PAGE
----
Of course the museum doesn’t just offer various sorts of ice cream but a total of over 10,000 pictures and documents, including the very first handwritten recipe for ice cream. Various multimedia installations allow the visitors to delve deep into the history of gelato and learn different trivia facts. Who would have thought, for example, that the first time that eggs and cream were used to produce ice cream was in Florence, in the 17th century? Keeping the ice frozen however, was very expensive back then so that ice cream was only available to rich families. Later on, when waves of emigrants left Italy, they took recipes for ice cream with them and made it popular in the whole world.

Nowadays ice cream is available nearly everywhere, and the museum offers a great opportunity to look at the very origins of a sweet that is nowadays taken for granted.

Travelport launches mobile application for Italian youth

Travelport Inc, a business services provider to the global travel industry, has announced that it has launched a new mobile application for Italian youth.

The company said that its mobile app has been developed for CTS Viaggi, the Italian member of the WYSET (World Youth Student and Educational Travel) Confederation. Called CTS Mobile, the app may be used by those that have Apple and Android products. It is available for download from Google Play and the Apple App Store.

The company said that the new product allows travellers to search for flights and hotels using maps. Search results may be filtered by price or proximity. Once the traveller has identified a flight or hotel, he or she can immediately book the same through a credit-card transaction. The development of CTS Mobile is part of an ongoing cooperation between Travelport and CTS Viaggi to provide youth travel services across all the latest platforms and devices.

Damiano Sabatino, Travelport’s general manager for Southern Europe, said, ‘We hear almost daily how important smartphones are and their impact on everyday life in Italy, and we also know how important this channel is for travel. At Travelport we are delighted to be bringing innovative mobile solutions to our customers and the travelling public.’

Travelport, a provider of critical transaction processing solutions, has a presence in 170 countries and is headquartered in Atlanta, Georgia. CTS Viaggi is a tour operator that seeks to promote the organisation and distribution of quality tourism services for its 215,000 cardholders.

 

Rome Suffering Tourism Theft of Ancient Hardware Say Authorities

Tourism authorities in Rome are being plagued by a unique problem, that of tourists, mainly Europeans, and including some British travellers, stealing cobblestones, marble mile markers and pieces of mosaic that are artefacts from ancient Rome, and taking them home with them as souvenirs.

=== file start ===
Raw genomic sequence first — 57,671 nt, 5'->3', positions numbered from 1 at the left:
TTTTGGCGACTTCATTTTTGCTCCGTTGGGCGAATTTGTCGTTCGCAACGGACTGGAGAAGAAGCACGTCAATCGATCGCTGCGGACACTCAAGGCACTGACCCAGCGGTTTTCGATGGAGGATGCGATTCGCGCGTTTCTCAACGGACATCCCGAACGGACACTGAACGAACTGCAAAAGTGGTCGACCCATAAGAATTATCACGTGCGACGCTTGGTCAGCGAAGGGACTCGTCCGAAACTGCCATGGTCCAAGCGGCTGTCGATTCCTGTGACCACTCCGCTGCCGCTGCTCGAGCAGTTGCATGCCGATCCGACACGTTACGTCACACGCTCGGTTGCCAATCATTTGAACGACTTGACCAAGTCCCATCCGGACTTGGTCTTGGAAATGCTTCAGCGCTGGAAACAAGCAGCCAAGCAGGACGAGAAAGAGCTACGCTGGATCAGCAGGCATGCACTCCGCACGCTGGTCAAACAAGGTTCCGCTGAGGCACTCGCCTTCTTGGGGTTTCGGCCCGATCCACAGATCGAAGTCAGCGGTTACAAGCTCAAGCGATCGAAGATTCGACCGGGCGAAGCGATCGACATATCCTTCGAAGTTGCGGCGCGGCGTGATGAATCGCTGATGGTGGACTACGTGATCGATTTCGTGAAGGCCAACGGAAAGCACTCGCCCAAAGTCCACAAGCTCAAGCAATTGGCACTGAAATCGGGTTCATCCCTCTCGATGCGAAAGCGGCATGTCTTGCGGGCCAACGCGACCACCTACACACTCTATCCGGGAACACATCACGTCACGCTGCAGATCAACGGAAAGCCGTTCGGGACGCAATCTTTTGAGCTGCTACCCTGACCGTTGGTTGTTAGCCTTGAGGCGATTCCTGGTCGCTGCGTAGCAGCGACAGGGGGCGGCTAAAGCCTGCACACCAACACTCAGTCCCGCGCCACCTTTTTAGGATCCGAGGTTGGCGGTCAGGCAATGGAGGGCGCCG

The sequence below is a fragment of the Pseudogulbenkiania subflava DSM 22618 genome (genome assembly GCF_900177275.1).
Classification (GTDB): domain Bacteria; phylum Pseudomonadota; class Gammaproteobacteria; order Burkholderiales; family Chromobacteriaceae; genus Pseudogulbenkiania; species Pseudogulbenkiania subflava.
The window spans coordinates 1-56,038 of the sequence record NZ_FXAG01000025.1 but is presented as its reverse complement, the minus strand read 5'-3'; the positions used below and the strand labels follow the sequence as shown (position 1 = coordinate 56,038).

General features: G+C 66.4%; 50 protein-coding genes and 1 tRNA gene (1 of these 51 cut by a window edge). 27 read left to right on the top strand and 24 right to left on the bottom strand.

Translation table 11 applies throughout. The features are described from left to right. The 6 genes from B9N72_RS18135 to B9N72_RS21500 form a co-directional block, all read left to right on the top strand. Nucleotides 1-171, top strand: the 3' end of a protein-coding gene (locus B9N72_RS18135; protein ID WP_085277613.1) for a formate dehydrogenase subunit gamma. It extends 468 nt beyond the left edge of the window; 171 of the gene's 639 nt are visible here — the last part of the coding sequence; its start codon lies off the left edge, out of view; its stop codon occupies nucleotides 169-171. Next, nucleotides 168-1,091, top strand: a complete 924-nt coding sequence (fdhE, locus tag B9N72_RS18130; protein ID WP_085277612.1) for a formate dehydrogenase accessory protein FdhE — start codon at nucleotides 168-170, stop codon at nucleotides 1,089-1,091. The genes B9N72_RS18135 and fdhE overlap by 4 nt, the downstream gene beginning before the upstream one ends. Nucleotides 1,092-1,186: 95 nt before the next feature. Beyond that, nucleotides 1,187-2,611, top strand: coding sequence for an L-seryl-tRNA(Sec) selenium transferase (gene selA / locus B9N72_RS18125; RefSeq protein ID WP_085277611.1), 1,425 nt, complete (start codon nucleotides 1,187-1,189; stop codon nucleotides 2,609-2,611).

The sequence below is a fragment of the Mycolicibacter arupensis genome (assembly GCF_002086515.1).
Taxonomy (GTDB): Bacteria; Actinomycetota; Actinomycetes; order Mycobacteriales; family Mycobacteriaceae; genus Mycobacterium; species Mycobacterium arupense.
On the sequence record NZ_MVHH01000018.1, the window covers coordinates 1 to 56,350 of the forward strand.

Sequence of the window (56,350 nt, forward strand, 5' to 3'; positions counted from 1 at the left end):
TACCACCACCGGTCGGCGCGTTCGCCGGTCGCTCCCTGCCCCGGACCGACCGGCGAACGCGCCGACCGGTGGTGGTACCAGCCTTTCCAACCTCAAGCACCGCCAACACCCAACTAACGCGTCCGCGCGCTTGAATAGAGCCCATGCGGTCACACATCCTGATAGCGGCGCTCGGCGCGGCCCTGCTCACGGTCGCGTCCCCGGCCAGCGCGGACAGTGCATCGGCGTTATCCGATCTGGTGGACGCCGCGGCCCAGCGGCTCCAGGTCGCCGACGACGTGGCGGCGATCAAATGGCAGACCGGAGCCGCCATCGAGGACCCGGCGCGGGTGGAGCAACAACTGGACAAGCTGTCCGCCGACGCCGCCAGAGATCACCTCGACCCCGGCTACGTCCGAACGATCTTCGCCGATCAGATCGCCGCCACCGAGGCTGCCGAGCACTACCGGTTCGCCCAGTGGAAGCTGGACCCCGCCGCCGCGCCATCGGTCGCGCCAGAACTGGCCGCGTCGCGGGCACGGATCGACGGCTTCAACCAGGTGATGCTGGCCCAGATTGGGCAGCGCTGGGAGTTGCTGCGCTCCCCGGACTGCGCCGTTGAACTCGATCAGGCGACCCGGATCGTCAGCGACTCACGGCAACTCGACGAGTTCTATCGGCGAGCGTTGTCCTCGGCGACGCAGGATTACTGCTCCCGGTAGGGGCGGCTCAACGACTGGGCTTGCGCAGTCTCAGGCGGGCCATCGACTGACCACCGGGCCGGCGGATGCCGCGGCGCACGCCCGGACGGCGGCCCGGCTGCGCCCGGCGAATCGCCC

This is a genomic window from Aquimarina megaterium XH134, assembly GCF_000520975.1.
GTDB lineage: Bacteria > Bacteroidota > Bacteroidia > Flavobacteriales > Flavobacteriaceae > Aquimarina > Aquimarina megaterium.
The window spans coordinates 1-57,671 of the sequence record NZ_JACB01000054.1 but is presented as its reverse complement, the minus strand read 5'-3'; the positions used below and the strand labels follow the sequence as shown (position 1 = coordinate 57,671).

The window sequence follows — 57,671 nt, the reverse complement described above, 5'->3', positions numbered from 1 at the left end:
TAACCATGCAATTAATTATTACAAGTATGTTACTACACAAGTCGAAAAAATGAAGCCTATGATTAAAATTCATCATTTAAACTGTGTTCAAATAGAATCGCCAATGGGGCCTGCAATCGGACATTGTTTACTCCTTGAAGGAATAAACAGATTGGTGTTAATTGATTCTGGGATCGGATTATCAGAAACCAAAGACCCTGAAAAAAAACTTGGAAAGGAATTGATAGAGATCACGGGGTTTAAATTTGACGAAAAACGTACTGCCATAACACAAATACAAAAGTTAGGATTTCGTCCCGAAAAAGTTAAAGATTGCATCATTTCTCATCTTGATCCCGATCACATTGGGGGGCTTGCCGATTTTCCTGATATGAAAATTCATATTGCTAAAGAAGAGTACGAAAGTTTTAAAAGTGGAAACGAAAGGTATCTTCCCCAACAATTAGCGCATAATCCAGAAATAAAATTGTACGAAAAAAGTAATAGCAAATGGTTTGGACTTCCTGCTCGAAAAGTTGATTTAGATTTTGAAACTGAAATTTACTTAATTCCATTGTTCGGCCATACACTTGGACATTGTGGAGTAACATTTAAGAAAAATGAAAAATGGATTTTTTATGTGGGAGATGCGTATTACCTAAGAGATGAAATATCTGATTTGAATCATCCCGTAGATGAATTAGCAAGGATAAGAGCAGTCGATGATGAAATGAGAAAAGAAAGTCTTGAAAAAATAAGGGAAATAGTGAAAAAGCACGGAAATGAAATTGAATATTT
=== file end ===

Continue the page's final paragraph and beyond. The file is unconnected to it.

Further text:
Travellers are being apprehended at the customs desks of two Italian airports, Leonardo da Vinci-Fiumicino and Rome Ciampino, for trying to smuggle 2,000 year-old hardware and artefacts taken from the streets of Rome, said the security officials and Roman police.

Italian police chief, Antonio Del Greco, told the Daily Mail, ‘It’s a particularly unusual theft and at the same time it’s one that we are finding is on the increase and happening more and more often.

Those primarily responsible are northern Europeans who have simply picked up a loose cobblestone or piece of mosaic they have found while wandering around Rome.

They then put it in their luggage and take it home with them as a souvenir of their holiday – we have also found large milestones made from marble in suitcases that have been taken from the Appian Way.’

Umberto Broccoli, the superintendent of culture for Rome city council, said in an interview, ‘I should warn all tourists that the city’s rich heritage should not be touched. What these people do by stealing these items is show their ignorance.

I can understand the legend and splendour that is Rome but that does not mean bits of it should be stolen by all means tourists should take as many pictures as they like but they should not help themselves to cobblestones or other items even if they appear to be discarded. If they want a souvenir of their visit then they should buy something from a shop.’

Europe’s Summer Festivals On Offer